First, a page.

His heart matched the tumultuous times into which he was born, for it had the blood of a Dragon coursing through it. Every two minutes, a black and venomous fluid oiled its way through his body and returned to the heart, more hateful and fouler than when it left. It poisoned him and sustained him. He fed on death.
As a child, his heart had not yet grown dark and he absorbed all the duties of a Christian knight. Wladislaus was taught by his father to trust in no man. At the age of thirteen he learned the truth of that lesson: that “no man” included his father. He was sent along with his younger brother to Adrianople as hostages to the Sultan in return for Turkish support of his father’s ambitions.
But he wasn’t a willing guest and he refused to accept his role. In chains, he watched the traitorous conversion of his brother to Islam. In prison, he learned of his father’s betrayal by his boyar allies and his subsequent murder by the Hungarian king. These things pained him infinitely more than the daily beatings and torture he accepted from his hosts.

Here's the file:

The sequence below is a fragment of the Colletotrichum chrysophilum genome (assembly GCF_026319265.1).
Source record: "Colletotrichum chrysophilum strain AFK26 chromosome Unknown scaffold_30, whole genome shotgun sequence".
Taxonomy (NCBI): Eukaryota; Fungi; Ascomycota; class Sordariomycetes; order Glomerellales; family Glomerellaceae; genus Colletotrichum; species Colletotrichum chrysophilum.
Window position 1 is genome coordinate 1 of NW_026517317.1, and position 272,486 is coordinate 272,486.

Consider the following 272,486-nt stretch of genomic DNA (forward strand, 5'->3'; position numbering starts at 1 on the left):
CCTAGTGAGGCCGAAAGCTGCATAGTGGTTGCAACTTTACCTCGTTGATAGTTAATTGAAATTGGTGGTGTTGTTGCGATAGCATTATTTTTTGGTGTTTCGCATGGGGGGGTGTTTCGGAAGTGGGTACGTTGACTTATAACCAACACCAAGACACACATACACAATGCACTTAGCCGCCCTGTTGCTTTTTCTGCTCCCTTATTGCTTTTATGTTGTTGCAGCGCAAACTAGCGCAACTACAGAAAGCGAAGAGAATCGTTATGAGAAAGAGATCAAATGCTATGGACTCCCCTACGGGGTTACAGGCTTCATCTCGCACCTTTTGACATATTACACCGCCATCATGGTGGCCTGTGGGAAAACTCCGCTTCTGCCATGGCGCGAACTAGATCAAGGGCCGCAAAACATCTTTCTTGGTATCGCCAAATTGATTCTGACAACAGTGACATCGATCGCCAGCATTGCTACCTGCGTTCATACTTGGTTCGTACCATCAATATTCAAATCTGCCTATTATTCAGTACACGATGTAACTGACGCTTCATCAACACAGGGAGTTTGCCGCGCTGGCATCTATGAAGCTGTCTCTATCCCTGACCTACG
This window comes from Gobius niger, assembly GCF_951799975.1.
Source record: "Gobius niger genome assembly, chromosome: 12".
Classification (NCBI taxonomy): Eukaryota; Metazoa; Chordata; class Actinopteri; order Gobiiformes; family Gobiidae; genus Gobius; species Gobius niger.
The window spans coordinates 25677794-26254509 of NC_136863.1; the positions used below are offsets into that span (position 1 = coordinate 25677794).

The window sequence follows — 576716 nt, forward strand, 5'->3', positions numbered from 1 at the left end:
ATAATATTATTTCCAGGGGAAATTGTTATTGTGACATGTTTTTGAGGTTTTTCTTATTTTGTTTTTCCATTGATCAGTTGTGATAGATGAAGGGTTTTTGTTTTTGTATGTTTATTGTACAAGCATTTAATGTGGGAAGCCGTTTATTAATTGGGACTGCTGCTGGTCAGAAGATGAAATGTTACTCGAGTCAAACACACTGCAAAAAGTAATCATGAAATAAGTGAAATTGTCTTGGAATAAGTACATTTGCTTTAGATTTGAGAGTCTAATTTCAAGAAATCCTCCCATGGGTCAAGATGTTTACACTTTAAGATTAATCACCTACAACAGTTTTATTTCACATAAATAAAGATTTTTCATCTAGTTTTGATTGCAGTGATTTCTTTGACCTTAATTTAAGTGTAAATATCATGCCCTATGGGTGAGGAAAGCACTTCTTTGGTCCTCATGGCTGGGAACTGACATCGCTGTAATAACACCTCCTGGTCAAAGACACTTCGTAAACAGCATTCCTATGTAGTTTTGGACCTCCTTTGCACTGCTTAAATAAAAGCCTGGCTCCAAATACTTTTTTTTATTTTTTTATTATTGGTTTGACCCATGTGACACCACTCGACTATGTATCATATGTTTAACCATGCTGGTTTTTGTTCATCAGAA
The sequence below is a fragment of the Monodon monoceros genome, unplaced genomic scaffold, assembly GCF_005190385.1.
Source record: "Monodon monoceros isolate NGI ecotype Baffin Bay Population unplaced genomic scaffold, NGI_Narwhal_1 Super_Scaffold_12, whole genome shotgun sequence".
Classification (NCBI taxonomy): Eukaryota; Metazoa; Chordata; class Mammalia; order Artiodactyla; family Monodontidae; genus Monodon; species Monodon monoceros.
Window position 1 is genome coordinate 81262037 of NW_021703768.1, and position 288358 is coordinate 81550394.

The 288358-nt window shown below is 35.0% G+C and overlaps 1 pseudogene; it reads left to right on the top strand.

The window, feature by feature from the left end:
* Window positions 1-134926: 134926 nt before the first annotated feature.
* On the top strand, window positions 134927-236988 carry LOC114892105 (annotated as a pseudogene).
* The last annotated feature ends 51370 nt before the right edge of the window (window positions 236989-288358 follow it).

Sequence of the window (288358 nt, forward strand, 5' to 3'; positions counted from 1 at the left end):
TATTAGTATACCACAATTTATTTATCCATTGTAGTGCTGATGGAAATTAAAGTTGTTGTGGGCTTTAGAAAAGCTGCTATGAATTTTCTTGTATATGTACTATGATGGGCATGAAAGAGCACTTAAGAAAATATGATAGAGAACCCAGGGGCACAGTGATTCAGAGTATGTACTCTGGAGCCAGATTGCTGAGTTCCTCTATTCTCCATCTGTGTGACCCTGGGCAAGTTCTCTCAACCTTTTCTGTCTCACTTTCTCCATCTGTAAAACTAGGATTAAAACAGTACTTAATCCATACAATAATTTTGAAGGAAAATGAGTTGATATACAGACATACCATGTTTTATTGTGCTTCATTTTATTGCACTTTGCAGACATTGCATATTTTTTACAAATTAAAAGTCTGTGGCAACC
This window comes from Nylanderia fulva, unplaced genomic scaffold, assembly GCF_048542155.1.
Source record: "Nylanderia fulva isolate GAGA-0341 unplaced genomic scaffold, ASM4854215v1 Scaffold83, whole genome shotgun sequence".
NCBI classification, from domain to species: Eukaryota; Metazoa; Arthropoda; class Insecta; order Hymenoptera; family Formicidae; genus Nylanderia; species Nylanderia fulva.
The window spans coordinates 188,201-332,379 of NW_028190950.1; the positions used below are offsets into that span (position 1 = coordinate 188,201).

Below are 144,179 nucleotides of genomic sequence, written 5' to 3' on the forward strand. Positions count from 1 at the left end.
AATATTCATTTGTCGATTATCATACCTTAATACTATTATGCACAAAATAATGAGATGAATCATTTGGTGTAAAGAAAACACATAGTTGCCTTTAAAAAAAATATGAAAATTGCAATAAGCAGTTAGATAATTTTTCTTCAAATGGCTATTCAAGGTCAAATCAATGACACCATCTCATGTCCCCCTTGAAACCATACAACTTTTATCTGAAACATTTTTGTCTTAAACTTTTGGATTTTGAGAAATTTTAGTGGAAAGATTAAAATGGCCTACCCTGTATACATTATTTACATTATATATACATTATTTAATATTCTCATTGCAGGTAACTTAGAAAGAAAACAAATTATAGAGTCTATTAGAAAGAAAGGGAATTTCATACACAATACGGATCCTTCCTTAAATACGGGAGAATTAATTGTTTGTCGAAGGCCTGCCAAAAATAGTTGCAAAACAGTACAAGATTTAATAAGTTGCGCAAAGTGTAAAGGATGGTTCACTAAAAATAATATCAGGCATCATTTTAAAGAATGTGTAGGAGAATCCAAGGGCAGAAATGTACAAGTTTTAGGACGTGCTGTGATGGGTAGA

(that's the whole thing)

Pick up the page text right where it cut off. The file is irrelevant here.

He’d prayed for peace but none came. Only more hate. He longed for good but found none anywhere in his life and his hatred extended for having just been born. “Trust no man” became “trust no one.” Only “he” would ever again be the arbiter of justice, of good: his good. He remembered every face, every place, and every name that would someday pay at his hand for their treachery.
And then, around December 2, 1448, just after his seventeenth birthday, the door opened to his sunless cell and he was freed. The story of the remade Wladislaus - Vlad the Impaler, Dracula - would begin.